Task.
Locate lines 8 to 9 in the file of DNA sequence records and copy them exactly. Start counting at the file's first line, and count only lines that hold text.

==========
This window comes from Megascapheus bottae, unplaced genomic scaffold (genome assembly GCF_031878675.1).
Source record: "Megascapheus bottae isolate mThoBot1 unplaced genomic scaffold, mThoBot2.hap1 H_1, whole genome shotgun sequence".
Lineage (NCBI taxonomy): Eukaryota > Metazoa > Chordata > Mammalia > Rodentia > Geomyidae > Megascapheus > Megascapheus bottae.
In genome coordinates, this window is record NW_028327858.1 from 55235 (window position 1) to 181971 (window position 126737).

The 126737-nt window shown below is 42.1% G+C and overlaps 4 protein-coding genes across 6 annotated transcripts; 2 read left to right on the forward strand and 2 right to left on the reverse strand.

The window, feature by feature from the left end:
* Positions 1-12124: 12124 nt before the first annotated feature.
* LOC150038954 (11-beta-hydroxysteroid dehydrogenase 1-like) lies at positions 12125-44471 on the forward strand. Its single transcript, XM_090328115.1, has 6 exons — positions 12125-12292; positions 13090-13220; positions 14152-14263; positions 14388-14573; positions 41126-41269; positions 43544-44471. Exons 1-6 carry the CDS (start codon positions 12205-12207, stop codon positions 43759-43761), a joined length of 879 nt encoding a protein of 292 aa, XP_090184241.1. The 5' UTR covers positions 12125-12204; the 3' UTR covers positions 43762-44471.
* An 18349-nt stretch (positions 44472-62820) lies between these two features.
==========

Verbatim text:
* LOC150038954 (11-beta-hydroxysteroid dehydrogenase 1-like) lies at positions 12125-44471 on the forward strand. Its single transcript, XM_090328115.1, has 6 exons — positions 12125-12292; positions 13090-13220; positions 14152-14263; positions 14388-14573; positions 41126-41269; positions 43544-44471. Exons 1-6 carry the CDS (start codon positions 12205-12207, stop codon positions 43759-43761), a joined length of 879 nt encoding a protein of 292 aa, XP_090184241.1. The 5' UTR covers positions 12125-12204; the 3' UTR covers positions 43762-44471.
* An 18349-nt stretch (positions 44472-62820) lies between these two features.